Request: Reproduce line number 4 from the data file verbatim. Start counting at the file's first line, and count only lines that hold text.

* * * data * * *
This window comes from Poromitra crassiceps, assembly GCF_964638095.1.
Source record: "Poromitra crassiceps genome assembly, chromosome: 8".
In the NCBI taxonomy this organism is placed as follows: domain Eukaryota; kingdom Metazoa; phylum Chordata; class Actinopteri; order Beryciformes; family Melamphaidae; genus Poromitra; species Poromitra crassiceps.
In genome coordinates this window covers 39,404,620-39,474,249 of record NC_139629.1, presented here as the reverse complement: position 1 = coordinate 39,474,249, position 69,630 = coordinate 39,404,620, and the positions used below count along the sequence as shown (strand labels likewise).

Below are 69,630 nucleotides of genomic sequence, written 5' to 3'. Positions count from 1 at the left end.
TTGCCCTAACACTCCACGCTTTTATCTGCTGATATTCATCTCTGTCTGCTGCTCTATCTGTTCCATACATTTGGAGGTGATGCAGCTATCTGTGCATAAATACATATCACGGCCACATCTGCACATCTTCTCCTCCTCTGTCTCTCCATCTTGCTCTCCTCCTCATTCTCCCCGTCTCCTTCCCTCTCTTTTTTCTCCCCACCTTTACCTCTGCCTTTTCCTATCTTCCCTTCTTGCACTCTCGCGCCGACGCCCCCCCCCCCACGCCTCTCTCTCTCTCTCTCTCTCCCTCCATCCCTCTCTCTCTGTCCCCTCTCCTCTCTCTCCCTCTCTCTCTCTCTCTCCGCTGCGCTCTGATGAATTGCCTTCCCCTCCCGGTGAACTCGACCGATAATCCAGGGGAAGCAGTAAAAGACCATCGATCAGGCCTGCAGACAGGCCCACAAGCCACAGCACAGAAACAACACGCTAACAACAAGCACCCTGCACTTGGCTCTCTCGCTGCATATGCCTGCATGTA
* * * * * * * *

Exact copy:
In genome coordinates this window covers 39,404,620-39,474,249 of record NC_139629.1, presented here as the reverse complement: position 1 = coordinate 39,474,249, position 69,630 = coordinate 39,404,620, and the positions used below count along the sequence as shown (strand labels likewise).